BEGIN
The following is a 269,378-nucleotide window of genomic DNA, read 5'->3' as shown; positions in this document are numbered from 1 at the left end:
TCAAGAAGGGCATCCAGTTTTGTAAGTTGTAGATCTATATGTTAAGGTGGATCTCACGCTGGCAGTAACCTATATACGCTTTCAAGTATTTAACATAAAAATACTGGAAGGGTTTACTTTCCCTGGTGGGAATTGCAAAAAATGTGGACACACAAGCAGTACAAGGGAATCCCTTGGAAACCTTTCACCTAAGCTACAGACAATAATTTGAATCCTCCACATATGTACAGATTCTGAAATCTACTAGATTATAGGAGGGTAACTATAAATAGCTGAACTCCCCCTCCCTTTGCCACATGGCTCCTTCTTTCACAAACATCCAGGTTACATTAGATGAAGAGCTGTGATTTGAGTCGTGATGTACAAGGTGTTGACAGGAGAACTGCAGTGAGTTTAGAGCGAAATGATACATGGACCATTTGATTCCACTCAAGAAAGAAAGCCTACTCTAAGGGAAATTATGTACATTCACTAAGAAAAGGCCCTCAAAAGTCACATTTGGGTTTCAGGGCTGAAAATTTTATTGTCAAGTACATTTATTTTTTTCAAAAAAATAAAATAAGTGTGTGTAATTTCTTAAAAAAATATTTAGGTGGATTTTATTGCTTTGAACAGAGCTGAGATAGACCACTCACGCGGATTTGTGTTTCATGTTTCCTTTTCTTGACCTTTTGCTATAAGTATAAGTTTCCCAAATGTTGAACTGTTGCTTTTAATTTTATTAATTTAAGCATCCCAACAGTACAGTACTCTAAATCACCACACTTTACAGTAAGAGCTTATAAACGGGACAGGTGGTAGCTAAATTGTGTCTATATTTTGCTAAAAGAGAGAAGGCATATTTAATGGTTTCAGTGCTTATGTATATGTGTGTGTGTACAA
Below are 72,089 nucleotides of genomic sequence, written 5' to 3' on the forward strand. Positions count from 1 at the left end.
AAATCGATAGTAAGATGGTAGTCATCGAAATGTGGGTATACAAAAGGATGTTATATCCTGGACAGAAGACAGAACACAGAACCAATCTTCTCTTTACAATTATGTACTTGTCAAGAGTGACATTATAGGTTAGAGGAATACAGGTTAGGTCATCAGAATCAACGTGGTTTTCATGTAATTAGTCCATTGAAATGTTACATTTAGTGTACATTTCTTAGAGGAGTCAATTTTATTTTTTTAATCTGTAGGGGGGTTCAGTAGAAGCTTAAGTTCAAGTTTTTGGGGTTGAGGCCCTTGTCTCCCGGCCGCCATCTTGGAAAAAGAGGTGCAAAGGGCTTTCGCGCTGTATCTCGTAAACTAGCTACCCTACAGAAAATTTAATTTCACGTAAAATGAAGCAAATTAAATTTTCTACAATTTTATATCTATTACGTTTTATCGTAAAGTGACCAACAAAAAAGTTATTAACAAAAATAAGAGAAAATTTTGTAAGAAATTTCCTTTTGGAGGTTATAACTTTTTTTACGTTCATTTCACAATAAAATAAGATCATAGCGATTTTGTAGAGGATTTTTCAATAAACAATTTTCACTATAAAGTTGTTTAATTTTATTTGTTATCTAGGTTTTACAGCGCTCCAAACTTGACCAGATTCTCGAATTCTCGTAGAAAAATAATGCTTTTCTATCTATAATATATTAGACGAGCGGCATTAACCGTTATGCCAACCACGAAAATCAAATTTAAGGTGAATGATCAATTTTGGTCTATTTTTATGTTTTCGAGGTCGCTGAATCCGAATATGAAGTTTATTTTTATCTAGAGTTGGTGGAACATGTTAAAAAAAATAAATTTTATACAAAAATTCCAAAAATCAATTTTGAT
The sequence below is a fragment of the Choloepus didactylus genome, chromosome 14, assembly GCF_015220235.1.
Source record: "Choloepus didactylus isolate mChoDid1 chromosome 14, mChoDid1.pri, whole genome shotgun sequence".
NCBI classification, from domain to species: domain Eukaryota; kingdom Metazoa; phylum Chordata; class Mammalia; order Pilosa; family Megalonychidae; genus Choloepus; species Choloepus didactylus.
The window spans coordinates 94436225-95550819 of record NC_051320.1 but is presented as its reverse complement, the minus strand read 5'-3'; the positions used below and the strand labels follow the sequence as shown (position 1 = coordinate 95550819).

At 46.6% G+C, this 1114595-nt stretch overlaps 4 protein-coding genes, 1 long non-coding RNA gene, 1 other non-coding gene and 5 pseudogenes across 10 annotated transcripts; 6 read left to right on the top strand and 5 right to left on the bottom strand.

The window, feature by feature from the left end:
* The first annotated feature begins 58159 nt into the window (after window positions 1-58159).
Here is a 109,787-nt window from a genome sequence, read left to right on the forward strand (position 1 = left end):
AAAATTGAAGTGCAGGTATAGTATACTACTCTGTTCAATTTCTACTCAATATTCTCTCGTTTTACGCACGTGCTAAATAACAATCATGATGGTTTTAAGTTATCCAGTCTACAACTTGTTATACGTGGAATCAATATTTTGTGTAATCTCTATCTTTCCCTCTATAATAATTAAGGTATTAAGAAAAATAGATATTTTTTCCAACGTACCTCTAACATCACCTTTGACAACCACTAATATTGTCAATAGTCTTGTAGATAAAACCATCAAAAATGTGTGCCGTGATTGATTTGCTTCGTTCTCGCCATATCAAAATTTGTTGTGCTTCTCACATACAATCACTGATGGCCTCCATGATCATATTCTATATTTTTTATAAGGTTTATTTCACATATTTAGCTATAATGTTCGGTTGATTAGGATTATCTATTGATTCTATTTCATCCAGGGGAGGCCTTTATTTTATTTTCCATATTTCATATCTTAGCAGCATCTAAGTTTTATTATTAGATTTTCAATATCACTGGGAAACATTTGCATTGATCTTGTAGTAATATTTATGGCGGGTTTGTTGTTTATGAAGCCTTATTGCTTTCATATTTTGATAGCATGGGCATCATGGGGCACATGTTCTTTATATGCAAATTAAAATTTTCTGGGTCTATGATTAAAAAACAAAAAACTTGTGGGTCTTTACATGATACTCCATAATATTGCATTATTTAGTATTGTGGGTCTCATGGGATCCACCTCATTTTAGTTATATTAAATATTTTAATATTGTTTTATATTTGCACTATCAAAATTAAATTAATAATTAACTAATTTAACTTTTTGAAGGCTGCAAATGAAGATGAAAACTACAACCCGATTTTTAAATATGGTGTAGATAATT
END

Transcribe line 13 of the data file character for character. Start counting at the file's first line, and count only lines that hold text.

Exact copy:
AAAATTGAAGTGCAGGTATAGTATACTACTCTGTTCAATTTCTACTCAATATTCTCTCGTTTTACGCACGTGCTAAATAACAATCATGATGGTTTTAAGTTATCCAGTCTACAACTTGTTATACGTGGAATCAATATTTTGTGTAATCTCTATCTTTCCCTCTATAATAATTAAGGTATTAAGAAAAATAGATATTTTTTCCAACGTACCTCTAACATCACCTTTGACAACCACTAATATTGTCAATAGTCTTGTAGATAAAACCATCAAAAATGTGTGCCGTGATTGATTTGCTTCGTTCTCGCCATATCAAAATTTGTTGTGCTTCTCACATACAATCACTGATGGCCTCCATGATCATATTCTATATTTTTTATAAGGTTTATTTCACATATTTAGCTATAATGTTCGGTTGATTAGGATTATCTATTGATTCTATTTCATCCAGGGGAGGCCTTTATTTTATTTTCCATATTTCATATCTTAGCAGCATCTAAGTTTTATTATTAGATTTTCAATATCACTGGGAAACATTTGCATTGATCTTGTAGTAATATTTATGGCGGGTTTGTTGTTTATGAAGCCTTATTGCTTTCATATTTTGATAGCATGGGCATCATGGGGCACATGTTCTTTATATGCAAATTAAAATTTTCTGGGTCTATGATTAAAAAACAAAAAACTTGTGGGTCTTTACATGATACTCCATAATATTGCATTATTTAGTATTGTGGGTCTCATGGGATCCACCTCATTTTAGTTATATTAAATATTTTAATATTGTTTTATATTTGCACTATCAAAATTAAATTAATAATTAACTAATTTAACTTTTTGAAGGCTGCAAATGAAGATGAAAACTACAACCCGATTTTTAAATATGGTGTAGATAATT